Harvard wanted him. Yale wanted him. Dartmouth, UCLA, Stanford—they all wanted him.
So who finally landed Julian Brave NoiseCat? Columbia University in New York City.
NoiseCat, 20, a citizen of the Secwepemc (Shuswap) Nation from Oakland, California, decided on Columbia University because of its location and curriculum. That and the school's budding Native American presence.
“There is a really strong and growing Native community on campus that hadn’t been there five years before, but [it] was starting to take off when I was looking at the school,” he said. “I really wanted to be a part of that.”
Columbia University hosted its third annual pow wow, dubbed “Taking Back Manhattan” on April 14. (Related story: “Columbia University Native Students Are Taking Back Manhattan”)
NoiseCat, who was on the pow wow committee, is a history major. He said he briefly struggled selecting that major.
“I was always interested in history,” he said. “It took me a while to decide what my major would be. But I decided on history because I think it’s very flexible in offering different understandings of the way that society works and the way that politics works and the way that the world works.”
Two years into his studies now, NoiseCat is specializing in 19th century U.S. history.
“I’m interested in what’s called the Indian Wars, and indigenous history and indigenous resistance of the nation state,” he said. “That was always one of my big draws to [history].”
And NoiseCat isn’t only a burgeoning academic—he’s also an adroit hockey player, the treasurer of Columbia’s Native American Council and a traditional chicken dancer. He said he’s already begun learning the intricacies of grass dancing.
So, for NoiseCat, if it’s summer, it’s pow wow time.
“During the summer I travel around a fair amount,” he said. “Last summer I went as far north as Edmonton, Alberta, Canada and went as far south as California and as far east as the Shinnecock pow wow in Long Island. I just love to dance; I love the music.”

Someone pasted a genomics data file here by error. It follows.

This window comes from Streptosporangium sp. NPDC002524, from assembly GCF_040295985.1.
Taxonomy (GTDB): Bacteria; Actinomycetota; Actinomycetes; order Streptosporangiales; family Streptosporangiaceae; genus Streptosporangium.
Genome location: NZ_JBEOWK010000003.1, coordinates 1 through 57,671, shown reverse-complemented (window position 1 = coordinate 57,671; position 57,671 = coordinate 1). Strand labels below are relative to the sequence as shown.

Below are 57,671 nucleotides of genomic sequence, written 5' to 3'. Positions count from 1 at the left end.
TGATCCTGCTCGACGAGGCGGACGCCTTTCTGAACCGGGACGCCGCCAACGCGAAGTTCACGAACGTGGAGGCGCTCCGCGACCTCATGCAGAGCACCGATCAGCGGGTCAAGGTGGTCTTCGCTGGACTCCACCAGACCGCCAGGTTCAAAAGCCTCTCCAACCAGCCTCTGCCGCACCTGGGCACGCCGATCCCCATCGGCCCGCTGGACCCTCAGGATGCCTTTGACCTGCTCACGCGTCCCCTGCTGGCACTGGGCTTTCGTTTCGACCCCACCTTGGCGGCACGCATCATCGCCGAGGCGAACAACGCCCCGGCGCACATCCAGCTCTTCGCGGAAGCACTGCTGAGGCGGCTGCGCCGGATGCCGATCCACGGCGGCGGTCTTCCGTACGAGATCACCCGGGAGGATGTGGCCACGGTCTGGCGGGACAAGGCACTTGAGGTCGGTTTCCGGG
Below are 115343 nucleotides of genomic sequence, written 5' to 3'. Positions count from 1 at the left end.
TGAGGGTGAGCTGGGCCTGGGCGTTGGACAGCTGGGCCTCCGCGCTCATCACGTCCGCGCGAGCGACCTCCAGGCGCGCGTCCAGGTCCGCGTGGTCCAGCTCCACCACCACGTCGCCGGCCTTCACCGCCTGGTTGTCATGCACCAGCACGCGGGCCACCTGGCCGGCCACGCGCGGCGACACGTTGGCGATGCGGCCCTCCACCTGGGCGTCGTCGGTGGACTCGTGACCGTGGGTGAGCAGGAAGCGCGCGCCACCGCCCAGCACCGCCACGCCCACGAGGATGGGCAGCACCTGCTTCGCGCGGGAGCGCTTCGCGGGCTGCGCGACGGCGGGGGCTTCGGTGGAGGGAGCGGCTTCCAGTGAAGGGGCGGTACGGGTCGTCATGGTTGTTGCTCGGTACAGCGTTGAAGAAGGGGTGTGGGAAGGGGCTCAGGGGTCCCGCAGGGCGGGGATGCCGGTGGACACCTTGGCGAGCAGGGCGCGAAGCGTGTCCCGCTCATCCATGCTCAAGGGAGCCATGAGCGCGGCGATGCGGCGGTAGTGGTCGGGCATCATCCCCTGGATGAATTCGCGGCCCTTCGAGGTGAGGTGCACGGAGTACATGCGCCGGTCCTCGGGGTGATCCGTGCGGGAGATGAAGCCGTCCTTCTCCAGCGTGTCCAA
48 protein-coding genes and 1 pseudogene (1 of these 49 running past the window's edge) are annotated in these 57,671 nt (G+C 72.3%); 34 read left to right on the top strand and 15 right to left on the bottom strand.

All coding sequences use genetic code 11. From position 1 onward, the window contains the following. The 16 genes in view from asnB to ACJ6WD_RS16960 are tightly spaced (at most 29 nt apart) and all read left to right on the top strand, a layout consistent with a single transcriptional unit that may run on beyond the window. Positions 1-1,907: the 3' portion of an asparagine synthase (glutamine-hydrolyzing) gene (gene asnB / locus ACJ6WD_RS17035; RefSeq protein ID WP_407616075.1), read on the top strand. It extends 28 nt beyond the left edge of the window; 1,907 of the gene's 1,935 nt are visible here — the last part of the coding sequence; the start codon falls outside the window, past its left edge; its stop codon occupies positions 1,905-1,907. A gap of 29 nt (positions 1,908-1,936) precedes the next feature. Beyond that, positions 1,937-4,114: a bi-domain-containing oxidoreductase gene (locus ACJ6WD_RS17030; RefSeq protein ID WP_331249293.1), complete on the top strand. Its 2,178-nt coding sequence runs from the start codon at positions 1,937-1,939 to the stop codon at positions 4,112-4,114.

As NoiseCat preps his regalia for the coming pow wow trail, he’s also readying to take on language research with his people.
“This summer I’ll get to work on a research project on our words for white people,” he said. “It’s [tentatively] called ‘Words for the White Man.’ I’ll be doing interviews with speakers and community members.”
Although English is NoiseCat’s first language, he’s currently working to become a fluent speaker of Shuswap. He said he learns much of his language from his grandmother, and that he’ll continue to study his people’s language until he’s versed in the entire lexicon.
“I think it’s important to still speak the language itself because… I think that it’s what my grandma always told me, that she laments the most about residential schools—the boarding school system—that they took that language away,” he said.
NoiseCat said that, when he was younger, he knew some phrases, like “Come here” and “Thank you,” but there’s much more in the language that he seeks to discover.
“I think there’s a certain wisdom in the language that can’t be conferred through English—through romantic languages,” he said. “I wanted to learn because I didn’t know enough.”
When NoiseCat gets back to Columbia in the fall, he said he plans to run for president of the Native American Council. He’s already the vice president of the university’s hockey club, not to mention the coordinator for the Manhattan House—a residential space reserved for the university's indigenous student body.
And he’s currently the senior editor for the Columbia Political Review, but this is all in a day’s work for him. And it’s not work, he said—it’s pleasure.
“I just make the time; it’s fun. I enjoy it,” he said. “I wouldn’t do it if I didn’t.”
For the next generation of Native college students, NoiseCat says it’s difficult to be away from family and familiarity for so long, but it’s an endeavor well worth the trudge.
“I love my mom. It’s hard being away from home sometimes. I miss her,” he said. “[But] it’s worth it because I’m having the time of my life. I’m going to get to have been in New York City at Columbia University from the age of 18 to 22. I’m incredibly lucky to get to do this, and that keeps me going.”
NoiseCat said that, following graduation in 2015, he plans to take on a two-year fellowship and then maybe enroll in a Ph.D. program.
“[That’s] if I decide that I really, really love academia, that I really love studies,” he said. “Or I’ll go into law.”